Researchers in the Pharmacoepidemiology and Medication Safety cluster aim to improve the safety and benefits of the use of medicines in practice.
We also recognise that medicines use should be viewed in the context of wider policy and health agendas. These contexts inform our research programme and the design and execution of individual projects. Our work informs and influences policies to improve professional practice and the use of medicines.
Current research focus areas include:
- Health and use of medicines using healthcare databases from the perspectives of older and younger people and those with long-term conditions, focusing on areas such as cardiovascular disease and attention deficit hyperactivity disorder.
- Methodological research in pharmacoepidemiology and medication safety.
- Epidemiological research to identify the incidence, causes and risk factors for adverse drug reactions and medication errors.
- Mixed methods of quantitative and qualitative research into the causes of adverse drug reactions and medication errors.
- Development and evaluation of interventions to improve medication safety, including technological and human factors solutions.
- Influencing policy in improving medication safety and public health.
- Training the next generation of researchers in pharmacoepidemiology and medication safety.
Members of the cluster have expertise in many quantitative and qualitative research methodologies, epidemiology and pharmacoepidemiology, medication error research, public health, medical statistics, clinical applications of formulation science, medication management and health services research.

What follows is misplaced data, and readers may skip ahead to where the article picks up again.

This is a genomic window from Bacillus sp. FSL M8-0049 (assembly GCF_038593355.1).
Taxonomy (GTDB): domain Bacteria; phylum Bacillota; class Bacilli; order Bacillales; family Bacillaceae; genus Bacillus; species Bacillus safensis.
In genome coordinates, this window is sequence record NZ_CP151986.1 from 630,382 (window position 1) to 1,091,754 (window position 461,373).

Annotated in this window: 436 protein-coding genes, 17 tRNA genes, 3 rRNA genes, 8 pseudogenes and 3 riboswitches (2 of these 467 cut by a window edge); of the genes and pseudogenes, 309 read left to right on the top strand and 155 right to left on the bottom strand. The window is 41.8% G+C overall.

Research settings and collaboration:
Research is undertaken in a wide range of settings: tertiary, secondary and primary care, community pharmacies, social care settings and with patients in their own homes. Collaboration with researchers in complementary disciplines, healthcare professionals, voluntary and special interest organisations and representatives of patients and the public is a feature of almost all our projects. These extend to partnerships within UCL, across London, the UK and internationally.
Since joining UCL in 2012, a number of new research collaborations have been established that have led to the development of bids for research and successful projects. For example, we are currently closely collaborating with PharmAlliance, UCL Institute of Digital Health, the Centre for Medication Safety and Service Quality at Imperial College Healthcare NHS Trust, and the Centre for Medicines Optimisation Research & Education at University College London Hospitals NHS Foundation Trust.
The cluster is keen to support all its researchers, from PhD students through to senior research staff. We arrange a range of seminar activities:
- A forum for PhD students to share experiences and ideas.
- Special discussion events focusing on topics or calls that are of interest across the cluster membership. These enable identification of areas of complementary perspectives and expertise in formulating and addressing research questions.
- Participation in a research department seminar programme with invited internal and external experts.
Cluster members are also active in teaching in the school (MPharm, MSc and PhD) as well as contributing to many outside programmes. Our teaching reflects and enables sharing of our research expertise with the healthcare professionals of the future.
Artificial intelligence and pharmaceuticals in non-communicable diseases